On May 13 and 14, 2019, the Competence Centre on Foresight inside the EU Policy Lab organized the first expert workshop of The Future of Customs in the EU 2040 project, running on behalf of the Directorate General for Taxation and Customs Union (DG TAXUD) of the European Commission.

This was the first one in a series of workshops where we will build future scenarios for how customs could develop by 2040. The purpose of this workshop was to identify and understand the key drivers of change for the customs system in the EU and to select two key structuring dimensions around which we will construct the scenarios.

We call ‘drivers of change’, any internal or external pressure or factor that causes change to a system. Therefore, the future of a system depends on the combined actions of all its drivers of change. Imagine a racing car created to perform in different competitions. The victory will depend not only on the driver, but on different elements working all together at the same time: the engine, the design, the temperature, the track, the mood of the pilot, the way he prepared for the racing day etc.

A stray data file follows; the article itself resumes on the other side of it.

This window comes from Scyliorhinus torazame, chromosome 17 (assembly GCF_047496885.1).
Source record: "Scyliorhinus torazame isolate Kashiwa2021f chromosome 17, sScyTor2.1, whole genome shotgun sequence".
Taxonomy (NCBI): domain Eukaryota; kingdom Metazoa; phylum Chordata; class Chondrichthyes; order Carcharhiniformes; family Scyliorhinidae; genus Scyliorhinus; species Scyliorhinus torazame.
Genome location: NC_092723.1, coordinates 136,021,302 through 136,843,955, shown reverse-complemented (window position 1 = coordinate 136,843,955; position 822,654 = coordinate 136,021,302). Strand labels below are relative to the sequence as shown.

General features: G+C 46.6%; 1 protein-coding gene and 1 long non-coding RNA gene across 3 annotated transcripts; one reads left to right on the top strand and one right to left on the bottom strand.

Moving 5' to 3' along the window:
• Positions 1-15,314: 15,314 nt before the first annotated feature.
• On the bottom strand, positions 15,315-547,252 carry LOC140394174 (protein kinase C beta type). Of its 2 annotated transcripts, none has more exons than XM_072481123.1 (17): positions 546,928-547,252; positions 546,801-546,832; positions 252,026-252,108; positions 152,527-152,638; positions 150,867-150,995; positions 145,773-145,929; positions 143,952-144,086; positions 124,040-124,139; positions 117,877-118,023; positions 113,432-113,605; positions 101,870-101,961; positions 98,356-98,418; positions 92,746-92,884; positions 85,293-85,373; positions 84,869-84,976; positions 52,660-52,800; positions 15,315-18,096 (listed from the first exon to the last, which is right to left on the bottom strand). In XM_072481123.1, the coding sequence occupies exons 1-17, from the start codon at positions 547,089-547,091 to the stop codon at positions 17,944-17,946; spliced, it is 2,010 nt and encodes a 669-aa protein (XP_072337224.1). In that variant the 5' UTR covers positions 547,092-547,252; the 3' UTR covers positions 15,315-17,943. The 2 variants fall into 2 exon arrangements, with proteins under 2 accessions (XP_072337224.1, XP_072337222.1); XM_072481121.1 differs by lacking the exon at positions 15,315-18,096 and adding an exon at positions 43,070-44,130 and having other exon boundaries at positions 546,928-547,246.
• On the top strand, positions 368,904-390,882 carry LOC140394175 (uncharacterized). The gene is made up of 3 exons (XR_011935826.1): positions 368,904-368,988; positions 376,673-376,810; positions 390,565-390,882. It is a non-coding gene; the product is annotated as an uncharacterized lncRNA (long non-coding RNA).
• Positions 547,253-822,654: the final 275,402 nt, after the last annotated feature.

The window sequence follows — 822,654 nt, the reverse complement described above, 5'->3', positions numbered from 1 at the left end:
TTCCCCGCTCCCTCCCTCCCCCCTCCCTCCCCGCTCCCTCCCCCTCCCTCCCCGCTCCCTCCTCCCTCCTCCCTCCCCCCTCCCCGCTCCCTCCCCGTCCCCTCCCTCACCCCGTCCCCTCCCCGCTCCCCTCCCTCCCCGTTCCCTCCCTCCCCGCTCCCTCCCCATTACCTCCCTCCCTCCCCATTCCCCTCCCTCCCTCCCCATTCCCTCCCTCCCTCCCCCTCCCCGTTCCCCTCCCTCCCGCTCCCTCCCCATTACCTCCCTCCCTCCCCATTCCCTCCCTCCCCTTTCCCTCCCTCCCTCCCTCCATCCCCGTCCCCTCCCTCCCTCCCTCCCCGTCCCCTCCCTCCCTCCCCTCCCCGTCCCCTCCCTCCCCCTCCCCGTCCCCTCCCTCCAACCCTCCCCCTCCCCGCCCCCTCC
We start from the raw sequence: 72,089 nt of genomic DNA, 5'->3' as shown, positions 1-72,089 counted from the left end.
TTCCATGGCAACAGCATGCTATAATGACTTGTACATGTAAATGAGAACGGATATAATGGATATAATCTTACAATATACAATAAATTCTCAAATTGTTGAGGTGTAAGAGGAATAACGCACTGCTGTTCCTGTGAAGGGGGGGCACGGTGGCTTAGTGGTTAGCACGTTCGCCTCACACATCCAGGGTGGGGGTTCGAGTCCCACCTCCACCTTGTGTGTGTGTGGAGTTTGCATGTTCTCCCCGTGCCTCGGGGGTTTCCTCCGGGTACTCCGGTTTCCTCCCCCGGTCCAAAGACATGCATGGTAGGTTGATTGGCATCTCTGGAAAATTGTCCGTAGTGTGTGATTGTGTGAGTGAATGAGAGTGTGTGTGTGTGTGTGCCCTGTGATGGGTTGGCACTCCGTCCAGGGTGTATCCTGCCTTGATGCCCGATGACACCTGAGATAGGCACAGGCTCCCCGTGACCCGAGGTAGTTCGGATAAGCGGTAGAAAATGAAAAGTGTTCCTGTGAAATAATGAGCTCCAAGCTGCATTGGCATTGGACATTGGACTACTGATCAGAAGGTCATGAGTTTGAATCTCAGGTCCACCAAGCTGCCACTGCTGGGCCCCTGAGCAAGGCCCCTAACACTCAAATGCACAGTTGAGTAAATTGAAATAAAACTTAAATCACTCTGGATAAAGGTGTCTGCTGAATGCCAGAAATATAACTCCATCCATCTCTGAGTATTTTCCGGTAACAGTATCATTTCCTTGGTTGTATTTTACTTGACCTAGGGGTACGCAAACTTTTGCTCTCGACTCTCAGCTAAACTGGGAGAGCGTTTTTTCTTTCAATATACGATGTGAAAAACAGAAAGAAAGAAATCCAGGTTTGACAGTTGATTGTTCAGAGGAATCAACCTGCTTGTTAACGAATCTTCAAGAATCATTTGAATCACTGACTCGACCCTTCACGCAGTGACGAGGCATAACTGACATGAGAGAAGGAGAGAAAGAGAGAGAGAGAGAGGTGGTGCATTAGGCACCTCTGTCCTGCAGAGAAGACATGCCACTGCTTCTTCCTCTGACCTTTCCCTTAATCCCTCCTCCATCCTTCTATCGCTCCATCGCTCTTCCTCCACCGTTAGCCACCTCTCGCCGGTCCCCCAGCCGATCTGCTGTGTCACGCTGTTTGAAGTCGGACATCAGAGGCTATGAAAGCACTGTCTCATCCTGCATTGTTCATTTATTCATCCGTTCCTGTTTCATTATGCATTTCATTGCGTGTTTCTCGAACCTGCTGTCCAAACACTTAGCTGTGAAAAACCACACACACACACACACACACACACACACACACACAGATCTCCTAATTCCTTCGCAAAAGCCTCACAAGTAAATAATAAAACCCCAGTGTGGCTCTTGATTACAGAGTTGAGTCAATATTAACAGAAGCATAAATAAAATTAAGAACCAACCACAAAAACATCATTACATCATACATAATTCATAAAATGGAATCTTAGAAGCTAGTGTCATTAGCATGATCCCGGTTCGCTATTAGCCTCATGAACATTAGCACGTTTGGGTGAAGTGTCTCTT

Let’s look at how we structured this foresight exercise in which stakeholders identify multiple drivers of change (in this case that could affect the future evolution of customs in the EU by 2040), prioritize them and choose the axes to create scenarios around.

For such an exercise, the choice of the participants is very important. For our workshop, we selected 42 experts covering all sectors concerned by and with customs – national customs administrations, businesses, trade associations, international organizations, EU institutions, researchers, civil society etc., not only from Europe, but from all around the world. Foresight is a lively, inclusive, engagement process which brings experts together, most often in their personal capacity: unlike in many other workshops, in a foresight workshop participants are asked to contribute in their personal expertise and not to represent their own organization. This is why their name badges did not show the name of their organizations. In our workshops, all participants are equal and they all have a say about the future, no matter how powerful, shy or creative they are.